Male mental health is certainly a topic which is neglected in the modern era as evidenced by the fact that in England, around 1 in 8 men have a common mental health problem. If this isn’t something to be concerned about, then quite frankly, I don’t know what is. It’s easy for someone to say ‘Oh, just man up’, ‘Get over it’, ‘Why are you so emotional?!’ but the reality is that men struggle to open up about their emotions and feelings due to the societal stigma which has been attached to it. We as a society often label men who talk about their emotions as weak and feminine, not realising that we are all humans and emotions are genderless.
What makes this worse is if you are a person of colour, it often becomes a struggle trying to navigate or receive therapy. I am of Pakistani descent and I am aware of the lack of support for the BAME community which needs to be addressed.
We as a society often label men who talk about their emotions as weak and feminine, not realising that we are all humans and emotions are genderless.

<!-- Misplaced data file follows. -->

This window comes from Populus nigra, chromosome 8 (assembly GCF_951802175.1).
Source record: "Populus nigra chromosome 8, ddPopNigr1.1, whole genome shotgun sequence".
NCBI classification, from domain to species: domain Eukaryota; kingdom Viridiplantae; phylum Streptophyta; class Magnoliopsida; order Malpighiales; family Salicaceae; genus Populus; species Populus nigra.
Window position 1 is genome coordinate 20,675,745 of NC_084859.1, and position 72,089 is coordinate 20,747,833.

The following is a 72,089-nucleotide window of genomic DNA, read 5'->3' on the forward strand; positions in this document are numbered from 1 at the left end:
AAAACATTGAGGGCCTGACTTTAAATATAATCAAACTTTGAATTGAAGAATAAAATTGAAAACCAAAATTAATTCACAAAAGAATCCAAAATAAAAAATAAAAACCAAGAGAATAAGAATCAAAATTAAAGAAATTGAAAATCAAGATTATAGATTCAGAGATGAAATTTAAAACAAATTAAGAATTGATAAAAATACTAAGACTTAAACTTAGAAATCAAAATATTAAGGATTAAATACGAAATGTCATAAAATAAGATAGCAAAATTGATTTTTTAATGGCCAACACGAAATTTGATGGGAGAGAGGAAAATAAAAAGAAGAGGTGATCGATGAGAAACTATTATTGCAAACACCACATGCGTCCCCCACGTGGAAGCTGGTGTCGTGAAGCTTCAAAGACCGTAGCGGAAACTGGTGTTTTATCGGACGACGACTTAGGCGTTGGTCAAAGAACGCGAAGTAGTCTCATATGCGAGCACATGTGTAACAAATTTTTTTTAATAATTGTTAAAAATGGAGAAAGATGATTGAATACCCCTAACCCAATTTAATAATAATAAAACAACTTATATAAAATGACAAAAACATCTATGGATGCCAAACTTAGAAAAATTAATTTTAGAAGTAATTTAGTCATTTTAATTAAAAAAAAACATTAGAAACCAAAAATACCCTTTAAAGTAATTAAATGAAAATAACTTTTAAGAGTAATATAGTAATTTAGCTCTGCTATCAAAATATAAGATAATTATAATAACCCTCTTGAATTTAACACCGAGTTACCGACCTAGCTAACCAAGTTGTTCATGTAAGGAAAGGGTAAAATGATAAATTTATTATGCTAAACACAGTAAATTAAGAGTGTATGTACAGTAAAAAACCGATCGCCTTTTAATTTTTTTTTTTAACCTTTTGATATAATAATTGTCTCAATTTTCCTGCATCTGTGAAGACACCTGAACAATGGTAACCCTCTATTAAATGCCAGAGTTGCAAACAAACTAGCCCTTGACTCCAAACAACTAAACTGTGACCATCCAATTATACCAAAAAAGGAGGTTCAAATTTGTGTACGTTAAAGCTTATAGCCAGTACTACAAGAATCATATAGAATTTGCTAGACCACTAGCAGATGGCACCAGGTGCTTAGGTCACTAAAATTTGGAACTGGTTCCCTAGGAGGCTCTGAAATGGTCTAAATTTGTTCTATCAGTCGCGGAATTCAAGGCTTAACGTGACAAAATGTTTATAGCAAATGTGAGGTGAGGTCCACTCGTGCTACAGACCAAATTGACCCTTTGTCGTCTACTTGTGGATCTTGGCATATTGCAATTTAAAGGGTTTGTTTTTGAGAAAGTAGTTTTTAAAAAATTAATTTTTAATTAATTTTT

My name is Ameen. I am an Undergraduate Psychology student as well as a Mental Health blogger who runs the Ameen’s Canopy blog site. Being male, I have noticed in my own personal life that if I’m feeling a bit down and express emotion in front of others, people automatically shut me down and become almost shocked that I’m telling them my worries. There is this expectation that a man has to always present himself as strong, firm and sometimes even aggressive. However, that is not the case, a man has feelings too and if you are a man going through mental health issues and you feel you’re not being heard, I can completely understand.
Also, my experience of navigating therapy as a person of colour comes from knowing people in my own community who struggle to find counsellors and therapists who they feel comfortable in speaking to, especially from a religious and cultural perspective. Quite often in local areas there just aren’t enough counsellors from certain ethnic backgrounds in order to accommodate for people of colour like themselves.
My advice to BAME young men
Suicide is the number one killer of men aged under 45 and a lot of this is attributed to the stigma around men talking about mental health and subsequently not seeking help for their mental health. If you are a man suffering from mental health issues, I promise you this; you are not alone.
Suicide is the number one killer of men aged under 45. If you are a man suffering from mental health issues, I promise you this; you are not alone.
There are some great charities and campaigns that are looking to tackle male mental health stigma which you can check out below